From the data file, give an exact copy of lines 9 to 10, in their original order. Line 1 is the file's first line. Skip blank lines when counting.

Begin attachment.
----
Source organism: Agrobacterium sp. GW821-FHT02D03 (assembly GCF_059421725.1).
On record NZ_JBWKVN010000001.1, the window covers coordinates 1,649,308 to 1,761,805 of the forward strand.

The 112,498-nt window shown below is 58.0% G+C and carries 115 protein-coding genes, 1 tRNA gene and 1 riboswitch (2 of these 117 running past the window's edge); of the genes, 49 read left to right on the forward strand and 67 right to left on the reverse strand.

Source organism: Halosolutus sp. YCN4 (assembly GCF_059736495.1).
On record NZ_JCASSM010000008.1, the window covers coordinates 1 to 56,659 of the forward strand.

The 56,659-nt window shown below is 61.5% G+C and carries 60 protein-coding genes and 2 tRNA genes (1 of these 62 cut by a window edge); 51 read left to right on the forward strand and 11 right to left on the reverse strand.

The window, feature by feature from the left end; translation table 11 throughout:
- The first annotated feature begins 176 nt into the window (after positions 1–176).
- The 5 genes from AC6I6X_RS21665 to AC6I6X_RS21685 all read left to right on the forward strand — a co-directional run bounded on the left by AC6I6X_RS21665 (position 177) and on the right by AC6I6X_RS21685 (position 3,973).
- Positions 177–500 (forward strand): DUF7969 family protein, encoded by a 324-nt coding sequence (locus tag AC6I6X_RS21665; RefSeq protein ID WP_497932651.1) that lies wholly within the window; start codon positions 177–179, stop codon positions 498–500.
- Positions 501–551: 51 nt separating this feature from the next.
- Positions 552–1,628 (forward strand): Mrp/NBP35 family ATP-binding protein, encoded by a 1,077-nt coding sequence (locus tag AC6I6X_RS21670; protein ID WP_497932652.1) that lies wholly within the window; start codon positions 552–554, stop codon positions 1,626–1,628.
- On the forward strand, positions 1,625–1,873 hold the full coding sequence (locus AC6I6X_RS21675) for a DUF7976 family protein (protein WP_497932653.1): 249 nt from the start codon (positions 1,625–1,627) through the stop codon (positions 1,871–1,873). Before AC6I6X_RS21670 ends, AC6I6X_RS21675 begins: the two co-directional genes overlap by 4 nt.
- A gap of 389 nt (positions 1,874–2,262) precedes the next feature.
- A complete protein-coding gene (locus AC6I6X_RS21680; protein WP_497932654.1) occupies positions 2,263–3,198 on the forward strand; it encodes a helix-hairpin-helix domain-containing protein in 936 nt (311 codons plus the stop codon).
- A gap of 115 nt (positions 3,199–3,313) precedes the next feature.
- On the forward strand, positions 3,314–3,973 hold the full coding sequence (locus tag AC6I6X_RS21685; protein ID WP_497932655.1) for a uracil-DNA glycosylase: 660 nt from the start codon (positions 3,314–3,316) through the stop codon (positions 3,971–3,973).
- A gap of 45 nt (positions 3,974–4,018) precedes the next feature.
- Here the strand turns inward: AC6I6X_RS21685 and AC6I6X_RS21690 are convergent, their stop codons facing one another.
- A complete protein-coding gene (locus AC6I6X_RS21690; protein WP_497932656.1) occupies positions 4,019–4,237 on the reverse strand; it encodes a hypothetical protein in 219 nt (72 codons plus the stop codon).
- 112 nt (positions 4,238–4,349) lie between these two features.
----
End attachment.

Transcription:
- The 5 genes from AC6I6X_RS21665 to AC6I6X_RS21685 all read left to right on the forward strand — a co-directional run bounded on the left by AC6I6X_RS21665 (position 177) and on the right by AC6I6X_RS21685 (position 3,973).
- Positions 177–500 (forward strand): DUF7969 family protein, encoded by a 324-nt coding sequence (locus tag AC6I6X_RS21665; RefSeq protein ID WP_497932651.1) that lies wholly within the window; start codon positions 177–179, stop codon positions 498–500.